Britain paid off her debt in full in ’iirc’ 2006, and the US had quite a bit of help from without so it would be much better to say 'developing' rather than 'inventing' as most of the stuff was invented outside the USA. Not only that, foreign knowledge was needed in vast amounts for the US to get to where she is now.

    The USA had the advantage of a large population, huge industries, isolation and huge wealth.

    "the whole Nuclear deterrent thing" benefits and was really only developed for the interest (rightly) of the USA, with her allies being secondary.

    What the US has done for peace in the West has been magnificent and should be appreciated by us all, but let's remember that lots of it has come about due to an international input and at times, sacrifice.

    Paul

    Leave a comment:


  • Mountain Man
    replied
    Originally posted by The Exorcist View Post
    Isn't the controlling interest in the NYT still held by Carlos Slim, a Mexican Billionaire?
    What does Google say?

    After doubling his stake in New York Times, Mexican billionaire Carlos Slim has become the top shareholder of the New York Times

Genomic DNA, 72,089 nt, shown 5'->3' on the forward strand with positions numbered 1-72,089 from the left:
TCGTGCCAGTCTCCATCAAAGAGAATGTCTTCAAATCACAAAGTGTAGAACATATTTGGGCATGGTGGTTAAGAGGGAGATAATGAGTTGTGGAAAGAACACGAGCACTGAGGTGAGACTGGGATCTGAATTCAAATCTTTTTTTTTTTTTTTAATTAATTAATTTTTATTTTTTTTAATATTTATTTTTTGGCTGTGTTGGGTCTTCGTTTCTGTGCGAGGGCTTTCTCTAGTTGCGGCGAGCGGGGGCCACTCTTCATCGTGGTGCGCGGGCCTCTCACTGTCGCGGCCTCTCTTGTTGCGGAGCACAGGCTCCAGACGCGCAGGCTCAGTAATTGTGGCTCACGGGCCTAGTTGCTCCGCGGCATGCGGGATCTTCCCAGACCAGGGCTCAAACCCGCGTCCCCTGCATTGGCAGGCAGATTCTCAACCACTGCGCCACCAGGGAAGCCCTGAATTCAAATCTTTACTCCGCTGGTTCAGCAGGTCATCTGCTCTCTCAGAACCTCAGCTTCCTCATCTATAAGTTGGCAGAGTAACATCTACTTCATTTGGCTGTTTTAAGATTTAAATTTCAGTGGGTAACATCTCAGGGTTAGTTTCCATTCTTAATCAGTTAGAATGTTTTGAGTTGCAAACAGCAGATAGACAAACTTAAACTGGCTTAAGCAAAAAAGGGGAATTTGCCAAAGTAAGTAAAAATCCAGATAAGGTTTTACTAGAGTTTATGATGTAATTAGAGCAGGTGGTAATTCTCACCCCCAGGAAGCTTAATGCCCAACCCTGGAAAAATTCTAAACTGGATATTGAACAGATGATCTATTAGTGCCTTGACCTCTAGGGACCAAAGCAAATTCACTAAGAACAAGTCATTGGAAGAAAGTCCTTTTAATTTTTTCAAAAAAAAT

Well, looky there, sports fans...

    Leave a comment:


  • The Exorcist
    replied
    Originally posted by Arnold J Rimmer View Post
    The Times is simply a political mouthpiece.
    Isn't the controlling interest in the NYT still held by Carlos Slim, a Mexican Billionaire?

    Leave a comment:


  • Mountain Man
    replied
    Originally posted by wolfhnd View Post
    Not to mention creating the conditions necessary for a reunified Germany.
    I was putting that under the overall cost of the Cold War, but absolutely. The sheer cost of garrisoning Germany for a half century would have bankrupted many nations.

    When my division - the Eighth infantry Division - was stood down and disbanded, the German government set the loss of that one division to their economy at $3 billion per year.

    Leave a comment:


  • wolfhnd
    replied
    Originally posted by Mountain Man View Post
    Of course, a large part of our deficit comes form the staggering costs of looking after you guys for over a century.
    You know...WWI, WWII, the Marshall Plan, the Cold War,keeping the oceans of the world safe for your commerce, inventing, producing and installing - for free to you - the global GPS system, the whole nuclear deterrent thing?

    Not to mention creating the conditions necessary for a reunified Germany.

    Leave a comment: